Most Epidemics Peak During Winter

Most Epidemics Peak During Winter
October 9, 2013 0 Comments
Study after study of humans and disease in low temperatures show no discernible effect on wellness or increased disease.

Study after study of humans and disease in low temperatures show no discernible effect on wellness or increased disease.

The seasonality of epidemics has been observed by historians and physicians for millennium or more.  Temperature suspicions keep reappearing, particularly suspicions about the cold.  Even hemispheres behave the same way but six months apart.  That must be because their seasons are six months off.  For example, influenza the most contagious killer disease, always peaks in Australia on July 1, while in the US on January 1.

Throughout history, dozens of plagues have been documented as responsible for crushing cultures, countries and continents of people – some even into extinction. More commonly referred to as plagues, they arose and peaked seasonally by and large in the winter.  One well known case is The Bubonic Plague where serious outbreaks were documented in China in the 1330s, the Mideast in the late 1340s and Europe in the 1350s.  The later European plague’s outbreak coincided nearly to that year’s winter with the most significant meteorological period in Europe’s history, known as the Little Ice Age.  The Little Ice Age was for generations associated with the coldest temperatures in Europe in any prior millennia or millennia since.  The Plague persisted nearly as long as the Little Ice Age, decimating the human population in Europe by as much as 33%.

With temperature such an obvious cause it is not.  Disproven time and again, cold creates no more susceptibility than it creates disease.

Why do epidemics peak in winter? -Winters are the coldest times of the year

An epidemic which started  less than one hundred years ago, killed more people than all the previous wars combined.  Over  50,000,000 victims of it as well as secondary infections.  Once again temperatures were a seemingly dominant component.  We all remember our moms and teachers reminding us to bundle up, else we would get ill.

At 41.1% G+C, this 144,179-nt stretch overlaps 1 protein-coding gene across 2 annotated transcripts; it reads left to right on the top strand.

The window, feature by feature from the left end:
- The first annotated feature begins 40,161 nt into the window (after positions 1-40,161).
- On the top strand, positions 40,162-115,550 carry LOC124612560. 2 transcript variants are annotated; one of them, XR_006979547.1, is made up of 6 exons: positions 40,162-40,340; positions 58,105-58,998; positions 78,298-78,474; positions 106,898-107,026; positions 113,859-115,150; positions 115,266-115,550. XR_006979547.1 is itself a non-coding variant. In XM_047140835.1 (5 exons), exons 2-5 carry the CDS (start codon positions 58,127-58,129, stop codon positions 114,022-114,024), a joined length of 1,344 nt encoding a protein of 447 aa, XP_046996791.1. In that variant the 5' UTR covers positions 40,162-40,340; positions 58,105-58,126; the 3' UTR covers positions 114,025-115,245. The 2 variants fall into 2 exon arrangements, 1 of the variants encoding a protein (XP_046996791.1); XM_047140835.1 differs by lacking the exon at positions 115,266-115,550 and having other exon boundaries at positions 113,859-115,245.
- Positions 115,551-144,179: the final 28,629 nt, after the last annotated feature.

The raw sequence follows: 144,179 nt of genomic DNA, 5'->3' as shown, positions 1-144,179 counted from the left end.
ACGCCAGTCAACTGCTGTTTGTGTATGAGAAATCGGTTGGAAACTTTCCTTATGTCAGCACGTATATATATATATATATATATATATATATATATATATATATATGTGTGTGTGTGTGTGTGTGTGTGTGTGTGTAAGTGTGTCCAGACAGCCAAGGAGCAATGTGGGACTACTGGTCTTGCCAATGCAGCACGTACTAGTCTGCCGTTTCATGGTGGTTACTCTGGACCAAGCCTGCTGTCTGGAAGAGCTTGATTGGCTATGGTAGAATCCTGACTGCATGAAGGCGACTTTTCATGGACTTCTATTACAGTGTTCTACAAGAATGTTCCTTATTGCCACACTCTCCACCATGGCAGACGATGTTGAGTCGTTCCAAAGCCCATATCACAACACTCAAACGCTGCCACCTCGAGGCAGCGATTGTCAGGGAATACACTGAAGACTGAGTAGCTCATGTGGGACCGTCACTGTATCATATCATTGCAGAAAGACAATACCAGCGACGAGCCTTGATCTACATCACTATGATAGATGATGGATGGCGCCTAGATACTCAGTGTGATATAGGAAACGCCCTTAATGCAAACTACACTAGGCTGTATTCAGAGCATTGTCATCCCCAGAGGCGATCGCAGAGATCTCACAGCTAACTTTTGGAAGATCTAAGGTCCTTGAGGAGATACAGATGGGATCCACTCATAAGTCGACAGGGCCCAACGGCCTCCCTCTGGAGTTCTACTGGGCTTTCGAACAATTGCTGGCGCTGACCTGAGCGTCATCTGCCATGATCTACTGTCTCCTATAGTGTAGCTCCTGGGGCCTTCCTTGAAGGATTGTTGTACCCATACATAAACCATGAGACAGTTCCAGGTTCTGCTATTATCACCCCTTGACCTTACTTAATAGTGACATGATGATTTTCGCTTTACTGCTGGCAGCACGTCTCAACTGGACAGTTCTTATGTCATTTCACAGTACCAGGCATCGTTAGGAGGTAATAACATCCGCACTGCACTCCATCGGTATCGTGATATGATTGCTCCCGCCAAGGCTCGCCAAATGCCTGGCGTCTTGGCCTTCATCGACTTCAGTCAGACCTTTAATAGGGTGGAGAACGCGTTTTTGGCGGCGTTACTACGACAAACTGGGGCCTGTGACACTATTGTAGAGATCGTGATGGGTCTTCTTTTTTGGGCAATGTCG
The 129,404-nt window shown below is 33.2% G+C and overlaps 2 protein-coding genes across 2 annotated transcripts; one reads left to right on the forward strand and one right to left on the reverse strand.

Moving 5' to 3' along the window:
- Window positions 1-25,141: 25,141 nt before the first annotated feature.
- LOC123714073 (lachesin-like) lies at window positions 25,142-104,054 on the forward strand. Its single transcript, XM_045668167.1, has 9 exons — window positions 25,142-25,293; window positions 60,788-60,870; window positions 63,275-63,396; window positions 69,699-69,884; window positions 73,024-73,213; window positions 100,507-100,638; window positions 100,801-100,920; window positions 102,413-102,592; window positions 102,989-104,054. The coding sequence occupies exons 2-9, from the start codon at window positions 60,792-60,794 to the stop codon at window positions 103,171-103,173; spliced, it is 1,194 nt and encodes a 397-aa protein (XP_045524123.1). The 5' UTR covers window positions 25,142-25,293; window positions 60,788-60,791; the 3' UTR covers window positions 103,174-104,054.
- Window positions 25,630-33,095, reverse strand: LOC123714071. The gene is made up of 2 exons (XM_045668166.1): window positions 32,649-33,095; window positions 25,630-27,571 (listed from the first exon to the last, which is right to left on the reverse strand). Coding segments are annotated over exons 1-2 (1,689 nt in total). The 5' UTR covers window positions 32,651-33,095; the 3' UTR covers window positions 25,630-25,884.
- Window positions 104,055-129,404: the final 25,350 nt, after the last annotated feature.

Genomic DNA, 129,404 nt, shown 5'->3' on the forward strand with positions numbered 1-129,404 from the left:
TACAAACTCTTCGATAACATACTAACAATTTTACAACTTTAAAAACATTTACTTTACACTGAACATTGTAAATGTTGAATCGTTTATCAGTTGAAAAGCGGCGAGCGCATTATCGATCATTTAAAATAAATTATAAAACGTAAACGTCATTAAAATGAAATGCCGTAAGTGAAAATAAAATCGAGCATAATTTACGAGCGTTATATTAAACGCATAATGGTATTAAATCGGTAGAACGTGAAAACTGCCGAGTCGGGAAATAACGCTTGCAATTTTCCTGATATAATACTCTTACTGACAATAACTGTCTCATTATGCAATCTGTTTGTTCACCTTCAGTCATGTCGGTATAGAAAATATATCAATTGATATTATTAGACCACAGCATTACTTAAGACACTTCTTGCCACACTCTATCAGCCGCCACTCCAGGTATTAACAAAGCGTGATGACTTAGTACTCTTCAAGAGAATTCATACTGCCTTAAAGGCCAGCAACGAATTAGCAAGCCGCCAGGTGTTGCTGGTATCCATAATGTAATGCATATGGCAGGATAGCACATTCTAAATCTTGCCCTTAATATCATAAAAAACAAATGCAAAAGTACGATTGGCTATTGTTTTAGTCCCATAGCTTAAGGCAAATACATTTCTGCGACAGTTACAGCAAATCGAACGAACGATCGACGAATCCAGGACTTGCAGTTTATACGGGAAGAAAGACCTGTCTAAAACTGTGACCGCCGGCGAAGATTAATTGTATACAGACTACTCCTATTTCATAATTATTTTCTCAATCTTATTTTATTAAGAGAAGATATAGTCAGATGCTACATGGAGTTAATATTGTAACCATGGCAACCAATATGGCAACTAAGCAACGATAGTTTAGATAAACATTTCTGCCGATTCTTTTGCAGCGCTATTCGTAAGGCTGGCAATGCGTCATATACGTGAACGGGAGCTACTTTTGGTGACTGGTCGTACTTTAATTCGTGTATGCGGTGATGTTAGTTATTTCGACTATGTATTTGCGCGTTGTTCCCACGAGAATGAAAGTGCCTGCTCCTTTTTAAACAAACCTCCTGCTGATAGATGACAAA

And yet, study after study of humans and disease in low temperatures show no discernible effect on wellness or increased disease. In fact the greatest paradox came out of an ad hoc study in Great Britain where the overall health of two classes of children was studied for wellness during the course of one winter.  One class played outside for recess the entire winter.  The other class played inside the entire winter.  And paradoxically, the children playing inside were substantially and measurably sicker.

What does the existence of this paradox mean? -Population host susceptibility is proven greater in the winter

Immune system susceptibility in winter (hence cold) studies looked hopeful too.  They found that the decrease in solar radiation concomitant was consistent with a total population measurable Vitamin D deficiency.  Yet, these studies lose the same credibility as temperature experiments.  That is, there should be greater epidemic or greater virulence as a function of latitude.  So Vitamin D levels are like temperature –disease and spreading should increase with increased latitude.  They do not.

The question however will be answered.

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